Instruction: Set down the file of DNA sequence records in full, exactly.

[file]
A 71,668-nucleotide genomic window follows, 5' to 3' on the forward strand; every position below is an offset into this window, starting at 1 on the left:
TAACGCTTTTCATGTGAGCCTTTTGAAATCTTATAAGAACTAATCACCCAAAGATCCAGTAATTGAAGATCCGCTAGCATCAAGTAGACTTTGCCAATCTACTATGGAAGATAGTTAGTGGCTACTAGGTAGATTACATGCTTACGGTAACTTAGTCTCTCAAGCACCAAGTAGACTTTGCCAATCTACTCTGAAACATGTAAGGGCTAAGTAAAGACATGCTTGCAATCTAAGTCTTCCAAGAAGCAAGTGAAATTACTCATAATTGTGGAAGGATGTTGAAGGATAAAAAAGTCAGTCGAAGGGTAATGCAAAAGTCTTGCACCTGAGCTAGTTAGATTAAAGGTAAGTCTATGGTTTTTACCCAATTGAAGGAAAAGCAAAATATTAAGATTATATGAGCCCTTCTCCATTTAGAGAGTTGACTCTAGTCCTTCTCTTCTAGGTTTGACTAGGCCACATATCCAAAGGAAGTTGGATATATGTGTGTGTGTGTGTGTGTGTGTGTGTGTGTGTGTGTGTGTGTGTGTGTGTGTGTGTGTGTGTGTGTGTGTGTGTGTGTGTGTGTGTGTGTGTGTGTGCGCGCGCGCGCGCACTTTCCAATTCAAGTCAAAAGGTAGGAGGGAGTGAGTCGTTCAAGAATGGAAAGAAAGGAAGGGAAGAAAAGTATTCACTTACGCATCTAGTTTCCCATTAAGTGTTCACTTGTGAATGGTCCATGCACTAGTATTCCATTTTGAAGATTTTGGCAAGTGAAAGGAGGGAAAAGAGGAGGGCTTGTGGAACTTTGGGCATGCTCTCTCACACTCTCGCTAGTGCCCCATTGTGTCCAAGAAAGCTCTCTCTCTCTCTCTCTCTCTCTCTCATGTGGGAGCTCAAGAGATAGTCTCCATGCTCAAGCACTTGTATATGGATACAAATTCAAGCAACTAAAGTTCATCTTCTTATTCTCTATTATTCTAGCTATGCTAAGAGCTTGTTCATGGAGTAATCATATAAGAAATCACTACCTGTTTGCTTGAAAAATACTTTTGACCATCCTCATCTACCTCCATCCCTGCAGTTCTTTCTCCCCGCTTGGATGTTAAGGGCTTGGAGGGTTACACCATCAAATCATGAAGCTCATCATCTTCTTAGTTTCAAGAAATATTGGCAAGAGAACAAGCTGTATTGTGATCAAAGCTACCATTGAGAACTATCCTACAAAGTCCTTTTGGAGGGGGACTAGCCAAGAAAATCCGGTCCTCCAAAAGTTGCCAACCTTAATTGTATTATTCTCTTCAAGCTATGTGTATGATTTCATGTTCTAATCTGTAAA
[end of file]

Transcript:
A 71,668-nucleotide genomic window follows, 5' to 3' on the forward strand; every position below is an offset into this window, starting at 1 on the left:
TAACGCTTTTCATGTGAGCCTTTTGAAATCTTATAAGAACTAATCACCCAAAGATCCAGTAATTGAAGATCCGCTAGCATCAAGTAGACTTTGCCAATCTACTATGGAAGATAGTTAGTGGCTACTAGGTAGATTACATGCTTACGGTAACTTAGTCTCTCAAGCACCAAGTAGACTTTGCCAATCTACTCTGAAACATGTAAGGGCTAAGTAAAGACATGCTTGCAATCTAAGTCTTCCAAGAAGCAAGTGAAATTACTCATAATTGTGGAAGGATGTTGAAGGATAAAAAAGTCAGTCGAAGGGTAATGCAAAAGTCTTGCACCTGAGCTAGTTAGATTAAAGGTAAGTCTATGGTTTTTACCCAATTGAAGGAAAAGCAAAATATTAAGATTATATGAGCCCTTCTCCATTTAGAGAGTTGACTCTAGTCCTTCTCTTCTAGGTTTGACTAGGCCACATATCCAAAGGAAGTTGGATATATGTGTGTGTGTGTGTGTGTGTGTGTGTGTGTGTGTGTGTGTGTGTGTGTGTGTGTGTGTGTGTGTGTGTGTGTGTGTGTGTGTGTGTGTGTGTGTGTGCGCGCGCGCGCGCACTTTCCAATTCAAGTCAAAAGGTAGGAGGGAGTGAGTCGTTCAAGAATGGAAAGAAAGGAAGGGAAGAAAAGTATTCACTTACGCATCTAGTTTCCCATTAAGTGTTCACTTGTGAATGGTCCATGCACTAGTATTCCATTTTGAAGATTTTGGCAAGTGAAAGGAGGGAAAAGAGGAGGGCTTGTGGAACTTTGGGCATGCTCTCTCACACTCTCGCTAGTGCCCCATTGTGTCCAAGAAAGCTCTCTCTCTCTCTCTCTCTCTCTCTCATGTGGGAGCTCAAGAGATAGTCTCCATGCTCAAGCACTTGTATATGGATACAAATTCAAGCAACTAAAGTTCATCTTCTTATTCTCTATTATTCTAGCTATGCTAAGAGCTTGTTCATGGAGTAATCATATAAGAAATCACTACCTGTTTGCTTGAAAAATACTTTTGACCATCCTCATCTACCTCCATCCCTGCAGTTCTTTCTCCCCGCTTGGATGTTAAGGGCTTGGAGGGTTACACCATCAAATCATGAAGCTCATCATCTTCTTAGTTTCAAGAAATATTGGCAAGAGAACAAGCTGTATTGTGATCAAAGCTACCATTGAGAACTATCCTACAAAGTCCTTTTGGAGGGGGACTAGCCAAGAAAATCCGGTCCTCCAAAAGTTGCCAACCTTAATTGTATTATTCTCTTCAAGCTATGTGTATGATTTCATGTTCTAATCTGTAAA